# Homomorphism of Groups and divisibility of orders

I've been studying for my exams and bumped across this one particular question that I've been having a tad difficulty on:

Suppose that $\phi$ is a homomorphism from a finite group $G$ onto $H$ and that $H$ has an element of order $x$. Prove that $G$ has an element of order $x$ as well.

I tried emailing my prof and I was told to go about doing it first on a particular case when $x = 8$.

I made use of the fact that $\phi$ is onto so $\forall y \in H, \exists x \in G$ such that $\phi (x) = y$. So pick a particular $y$ such that $|y| = 8$ so we have $\phi(x)^8 = \phi(x^8) = y^8 = e$. Then by property of homomorphism we have that the order of $x$ is divisible by 8. Furthermore we have $x^8 \in \ker \phi$. This was about as far as I got and was hoping I can get help to finish this and thus the general case as well.

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There's a mistake in the last paragraph; you say that "the order of $x^8$ is divisible by 8", but this doesn't follow from what you've written. – Zev Chonoles Apr 10 '11 at 1:22
@Zev Corrected. I believe it should've said order of x is divisible by 8 since phi(x) = y. – Room Apr 10 '11 at 1:32
+1 for showing your work. – Arturo Magidin Apr 10 '11 at 3:30

You are indeed almost there. You know that $x^8\in\mathrm{ker}(\phi)$, so $\mathrm{ker}(\phi)\cap\langle x\rangle$ is nontrivial, and a subgroup of $\langle x\rangle$. In fact, because you are assuming that the order of $y$ is exactly $8$, then no smaller power of $x$ may lie in $\mathrm{ker}(\phi)$. So that means that $\mathrm{ker}(\phi)\cap \langle x\rangle = \langle x^8\rangle$.

Now, consider the subgroup $\langle x\rangle$. This is cyclic of order $n$ for some $n$. Since $\langle x^8\rangle$ is a subgroup, its index in $\langle x\rangle$ is a divisor of $n$. What's more: $8$ is the smallest power of $x$ that lies in $\langle x^8\rangle$; while this is not true for arbitrary cyclic groups (for example, if the order of $x$ were $12$, then $x^4 = x^{12}x^4 = x^{16}=(x^8)^2$ would also be in $\langle x^8\rangle$), here we know that the smallest power of $x$ that lies in $\mathrm{ker}(\phi)$ is $x^8$, and that $\langle x^8\rangle$ equals the intersection of $\langle x\rangle$ with $\mathrm{ker}(\phi)$. That means that the index of $\langle x^8\rangle$ in $\langle x\rangle$ is exactly $8$, and therefore that the order of $\langle x\rangle$ is a multiple of $8$. Since $n$ is the order of $x$, then the order of $x$ is a multiple of $8$, say $n=8k$. Then what is the order of $x^k$?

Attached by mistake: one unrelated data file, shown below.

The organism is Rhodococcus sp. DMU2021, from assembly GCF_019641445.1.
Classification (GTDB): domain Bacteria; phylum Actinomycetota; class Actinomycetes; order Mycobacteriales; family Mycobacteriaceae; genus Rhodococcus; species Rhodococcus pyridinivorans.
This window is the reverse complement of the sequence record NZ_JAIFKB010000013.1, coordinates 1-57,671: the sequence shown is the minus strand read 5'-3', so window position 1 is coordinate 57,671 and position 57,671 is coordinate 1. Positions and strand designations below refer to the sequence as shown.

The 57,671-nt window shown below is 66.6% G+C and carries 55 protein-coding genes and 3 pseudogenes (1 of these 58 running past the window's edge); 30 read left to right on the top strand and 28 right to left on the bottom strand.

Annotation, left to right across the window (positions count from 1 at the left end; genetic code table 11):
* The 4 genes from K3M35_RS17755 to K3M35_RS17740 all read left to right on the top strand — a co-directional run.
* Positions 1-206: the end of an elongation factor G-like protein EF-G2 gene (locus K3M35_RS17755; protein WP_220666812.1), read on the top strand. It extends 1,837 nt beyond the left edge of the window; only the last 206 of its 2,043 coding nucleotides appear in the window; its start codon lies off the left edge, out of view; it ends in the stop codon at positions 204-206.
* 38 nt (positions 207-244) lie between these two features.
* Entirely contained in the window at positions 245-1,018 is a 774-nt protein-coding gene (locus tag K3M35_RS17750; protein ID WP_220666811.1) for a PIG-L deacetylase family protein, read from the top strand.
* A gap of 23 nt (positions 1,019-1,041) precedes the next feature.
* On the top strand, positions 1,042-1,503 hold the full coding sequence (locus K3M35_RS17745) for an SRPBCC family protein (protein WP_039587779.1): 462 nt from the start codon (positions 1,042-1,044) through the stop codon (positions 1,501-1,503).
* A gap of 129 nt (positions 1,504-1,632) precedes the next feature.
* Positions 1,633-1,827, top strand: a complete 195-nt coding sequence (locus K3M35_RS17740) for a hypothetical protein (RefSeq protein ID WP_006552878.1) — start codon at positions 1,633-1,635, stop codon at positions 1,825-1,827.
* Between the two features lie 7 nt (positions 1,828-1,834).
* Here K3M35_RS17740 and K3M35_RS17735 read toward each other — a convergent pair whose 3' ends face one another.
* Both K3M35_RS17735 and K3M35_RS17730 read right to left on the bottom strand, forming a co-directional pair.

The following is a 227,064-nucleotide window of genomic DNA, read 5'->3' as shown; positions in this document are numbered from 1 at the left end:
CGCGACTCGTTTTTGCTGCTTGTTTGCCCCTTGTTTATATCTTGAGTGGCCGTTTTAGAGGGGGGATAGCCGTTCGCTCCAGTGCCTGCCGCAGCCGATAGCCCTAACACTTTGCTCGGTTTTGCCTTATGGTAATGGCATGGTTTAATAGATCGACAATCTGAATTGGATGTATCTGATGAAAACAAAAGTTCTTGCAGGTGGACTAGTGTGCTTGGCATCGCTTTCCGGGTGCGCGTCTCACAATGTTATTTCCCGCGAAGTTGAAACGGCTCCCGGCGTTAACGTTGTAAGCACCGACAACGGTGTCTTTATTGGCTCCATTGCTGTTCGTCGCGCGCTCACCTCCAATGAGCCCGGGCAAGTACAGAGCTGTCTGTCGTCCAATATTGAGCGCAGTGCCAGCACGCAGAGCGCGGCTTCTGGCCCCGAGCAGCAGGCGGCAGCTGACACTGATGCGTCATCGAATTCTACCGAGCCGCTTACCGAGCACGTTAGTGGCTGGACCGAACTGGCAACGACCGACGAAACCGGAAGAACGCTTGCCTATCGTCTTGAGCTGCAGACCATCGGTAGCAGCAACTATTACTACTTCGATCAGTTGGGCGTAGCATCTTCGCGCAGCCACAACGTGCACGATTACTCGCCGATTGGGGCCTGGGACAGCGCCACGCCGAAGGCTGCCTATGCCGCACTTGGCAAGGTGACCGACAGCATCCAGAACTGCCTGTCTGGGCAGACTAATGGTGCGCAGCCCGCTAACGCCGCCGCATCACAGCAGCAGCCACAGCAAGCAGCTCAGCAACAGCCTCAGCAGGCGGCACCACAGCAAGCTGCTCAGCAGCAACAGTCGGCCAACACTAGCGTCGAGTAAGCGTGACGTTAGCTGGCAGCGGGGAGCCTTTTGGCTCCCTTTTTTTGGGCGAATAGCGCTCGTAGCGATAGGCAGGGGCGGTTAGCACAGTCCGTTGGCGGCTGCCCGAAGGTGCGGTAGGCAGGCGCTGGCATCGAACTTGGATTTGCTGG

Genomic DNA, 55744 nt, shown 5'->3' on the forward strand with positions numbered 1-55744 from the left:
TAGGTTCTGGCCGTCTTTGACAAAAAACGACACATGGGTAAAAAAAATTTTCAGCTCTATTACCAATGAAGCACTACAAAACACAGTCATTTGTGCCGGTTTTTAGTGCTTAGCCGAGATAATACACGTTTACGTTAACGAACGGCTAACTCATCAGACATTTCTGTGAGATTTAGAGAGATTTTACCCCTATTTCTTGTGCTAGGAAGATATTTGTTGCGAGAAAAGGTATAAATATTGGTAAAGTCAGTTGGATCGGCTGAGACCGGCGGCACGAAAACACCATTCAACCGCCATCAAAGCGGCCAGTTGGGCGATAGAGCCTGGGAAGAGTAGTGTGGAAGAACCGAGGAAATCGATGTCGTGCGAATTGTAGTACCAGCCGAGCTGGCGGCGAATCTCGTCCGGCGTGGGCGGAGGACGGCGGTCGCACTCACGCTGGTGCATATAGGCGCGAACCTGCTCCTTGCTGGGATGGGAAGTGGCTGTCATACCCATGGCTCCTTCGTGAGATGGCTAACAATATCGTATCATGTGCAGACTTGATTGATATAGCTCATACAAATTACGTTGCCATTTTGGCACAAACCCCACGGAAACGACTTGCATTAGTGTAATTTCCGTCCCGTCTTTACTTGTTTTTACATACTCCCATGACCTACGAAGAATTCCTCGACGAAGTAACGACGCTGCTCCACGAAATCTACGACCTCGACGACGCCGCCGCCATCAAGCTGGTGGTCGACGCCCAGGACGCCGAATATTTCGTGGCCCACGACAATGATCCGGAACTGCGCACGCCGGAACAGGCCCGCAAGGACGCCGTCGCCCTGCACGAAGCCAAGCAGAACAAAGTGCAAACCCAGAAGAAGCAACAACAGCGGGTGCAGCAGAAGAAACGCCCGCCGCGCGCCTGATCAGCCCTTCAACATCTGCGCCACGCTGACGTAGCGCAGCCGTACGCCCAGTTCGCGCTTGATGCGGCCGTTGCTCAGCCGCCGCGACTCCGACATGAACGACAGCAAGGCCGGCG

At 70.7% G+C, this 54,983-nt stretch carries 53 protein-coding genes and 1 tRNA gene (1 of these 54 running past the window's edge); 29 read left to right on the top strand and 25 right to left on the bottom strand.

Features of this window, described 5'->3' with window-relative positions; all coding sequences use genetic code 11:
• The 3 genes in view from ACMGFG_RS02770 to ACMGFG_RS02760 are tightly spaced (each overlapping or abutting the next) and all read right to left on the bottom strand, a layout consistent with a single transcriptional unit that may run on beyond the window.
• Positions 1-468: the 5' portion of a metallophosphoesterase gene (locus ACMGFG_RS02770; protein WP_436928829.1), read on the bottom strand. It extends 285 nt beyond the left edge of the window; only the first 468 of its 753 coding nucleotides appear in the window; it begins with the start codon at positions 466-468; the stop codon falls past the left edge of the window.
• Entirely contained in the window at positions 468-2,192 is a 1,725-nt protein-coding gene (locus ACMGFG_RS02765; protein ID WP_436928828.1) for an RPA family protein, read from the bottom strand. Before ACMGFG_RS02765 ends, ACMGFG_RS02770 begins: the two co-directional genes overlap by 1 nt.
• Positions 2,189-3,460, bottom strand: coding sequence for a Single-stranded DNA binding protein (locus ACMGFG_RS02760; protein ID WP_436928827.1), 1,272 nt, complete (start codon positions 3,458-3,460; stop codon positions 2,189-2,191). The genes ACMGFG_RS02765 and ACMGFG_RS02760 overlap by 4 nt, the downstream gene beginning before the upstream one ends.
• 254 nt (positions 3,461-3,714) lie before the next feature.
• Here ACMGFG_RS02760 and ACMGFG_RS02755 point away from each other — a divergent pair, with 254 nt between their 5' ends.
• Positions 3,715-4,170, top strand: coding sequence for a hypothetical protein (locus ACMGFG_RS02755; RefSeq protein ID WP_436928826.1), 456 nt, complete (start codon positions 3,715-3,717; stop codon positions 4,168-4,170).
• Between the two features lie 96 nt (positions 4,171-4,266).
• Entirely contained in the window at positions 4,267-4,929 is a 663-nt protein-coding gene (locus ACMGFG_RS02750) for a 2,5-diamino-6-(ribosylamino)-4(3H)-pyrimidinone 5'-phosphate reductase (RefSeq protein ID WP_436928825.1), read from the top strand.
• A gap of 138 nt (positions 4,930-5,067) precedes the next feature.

Now repeat the argument for the general case.

Added. In fact, you don't need to go that far down. You had already figured out that the order of $x$ is a multiple of $8$ (a simple way to see this: if the order of $x$ is $n$, and $\phi(x)=y$ has order $8$, then $y^n = \phi(x)^n = \phi(x^n) = \phi(e) = e$, so $8$, the order of $y$, divides $n$). So write $n=8k$. Then just note that since the order of $x$ is $8k$, then the order of $x^k$ is $8$, the same as the order of $y$.

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Can you explain again the part about the index? I am not fond of that terminology used in group theory in terms of what I've learned in my course and text book, unless you mean index in terms of cosets. In that context, from what I'm understanding the index of <x^8> in <x> is exactly 8 is the number of distinct left cosets of <x^8> in <x>. Again given that, what can I do from there? How can we say the order of <x> is a multiple of 8 given that fact? I think I kind of see it, yet I cannot! – Room Apr 10 '11 at 4:27
@Room: Suppose $G$ is any finite group, and $H$ is a subgroup. Say $|G|=n$, and $|H|=k$, and let $\ell$ be the index of $H$ in $G$; that is, the number of distinct left cosets of $H$ in $G$. Since every coset of $H$ has $k$ elements, and any two cosets are disjoint, every element of $G$ is in one and only one coset. So the number of elements of $G$ equals the number of cosets times the number of elements in each coset: $n = k\ell$. So $\ell$, the index of $H$ in $G$, divides $n$, the order of $G$. (This is just the other observation that is made from the argument that proves Lagrange's Thm). – Arturo Magidin Apr 10 '11 at 4:36
To your answer, given that, we can easily see that $x^n = x^{8k} = (x^k)^8 = e$. So we also see that the order of $x^k$ divides 8. Overall we now have that k divides 8, and 8 divides n and k divides n. Maybe there is some transitivity here but I am at a bit of a loss. – Room Apr 10 '11 at 4:56
@Room: The order of $x^k$ must be exactly 8; because if the order of $x^k$ is $r$, then $x^{kr} = e$, so $n$ divides $kr$ (since the order of $x$ is $n$); but $n=8k$, so if $8k$ divides $kr$, then $8$ divides $r$. Thus, the order of $x^k$, $r$, is a multiple of $8$. You know it's also a divisor of $8$ (by the above), so it is equal to $8$. More generally, the order of $x^i$ is equal to $n/\gcd(n,i)$ for any integer $i$. Since $n=8k$, then $\gcd(n,k) =k$, so $n/\gcd(n,k) = n/k = 8$. – Arturo Magidin Apr 10 '11 at 4:59
Beautiful. Thank you very much! – Room Apr 10 '11 at 5:03

You're almost there!

Because now, consider the group $\langle x\rangle\leq G$ generated by $x$. This group is cyclic, what do you know about its order?

Finally, use that finite cyclic groups of order $n$ have at least (in fact precisely) one cyclic subgroup of order any divisor of $n$.

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How do we know that the the group generated by x is a sub"set" of ker(phi) ? I might be missing some property about homomorphism if so. – Room Apr 10 '11 at 1:35
Sorry, you don't know that indeed, I don't know why I wrote that. The point I'm trying to make is that $\langle x\rangle$ is in the finite group $G$. – Myself Apr 10 '11 at 1:38